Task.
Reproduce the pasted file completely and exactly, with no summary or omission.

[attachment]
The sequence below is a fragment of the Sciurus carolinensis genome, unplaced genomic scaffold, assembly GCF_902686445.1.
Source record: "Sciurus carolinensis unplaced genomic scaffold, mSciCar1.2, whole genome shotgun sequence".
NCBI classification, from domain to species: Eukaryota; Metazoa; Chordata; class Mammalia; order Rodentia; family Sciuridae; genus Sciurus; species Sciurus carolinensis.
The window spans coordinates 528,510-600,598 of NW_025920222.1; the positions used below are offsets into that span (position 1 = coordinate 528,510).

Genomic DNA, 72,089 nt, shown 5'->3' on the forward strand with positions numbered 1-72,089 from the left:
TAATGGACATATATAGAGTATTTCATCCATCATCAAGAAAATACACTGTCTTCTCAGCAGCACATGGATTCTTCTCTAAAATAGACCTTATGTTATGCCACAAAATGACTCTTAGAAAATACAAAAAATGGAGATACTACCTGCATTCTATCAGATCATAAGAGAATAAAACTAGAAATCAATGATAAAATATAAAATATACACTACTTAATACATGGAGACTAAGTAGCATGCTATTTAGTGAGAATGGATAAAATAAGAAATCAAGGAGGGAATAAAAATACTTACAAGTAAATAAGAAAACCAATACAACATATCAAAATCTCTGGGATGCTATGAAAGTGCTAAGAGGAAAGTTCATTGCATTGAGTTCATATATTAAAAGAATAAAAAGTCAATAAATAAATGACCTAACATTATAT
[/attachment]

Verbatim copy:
The sequence below is a fragment of the Sciurus carolinensis genome, unplaced genomic scaffold, assembly GCF_902686445.1.
Source record: "Sciurus carolinensis unplaced genomic scaffold, mSciCar1.2, whole genome shotgun sequence".
NCBI classification, from domain to species: Eukaryota; Metazoa; Chordata; class Mammalia; order Rodentia; family Sciuridae; genus Sciurus; species Sciurus carolinensis.
The window spans coordinates 528,510-600,598 of NW_025920222.1; the positions used below are offsets into that span (position 1 = coordinate 528,510).

Genomic DNA, 72,089 nt, shown 5'->3' on the forward strand with positions numbered 1-72,089 from the left:
TAATGGACATATATAGAGTATTTCATCCATCATCAAGAAAATACACTGTCTTCTCAGCAGCACATGGATTCTTCTCTAAAATAGACCTTATGTTATGCCACAAAATGACTCTTAGAAAATACAAAAAATGGAGATACTACCTGCATTCTATCAGATCATAAGAGAATAAAACTAGAAATCAATGATAAAATATAAAATATACACTACTTAATACATGGAGACTAAGTAGCATGCTATTTAGTGAGAATGGATAAAATAAGAAATCAAGGAGGGAATAAAAATACTTACAAGTAAATAAGAAAACCAATACAACATATCAAAATCTCTGGGATGCTATGAAAGTGCTAAGAGGAAAGTTCATTGCATTGAGTTCATATATTAAAAGAATAAAAAGTCAATAAATAAATGACCTAACATTATAT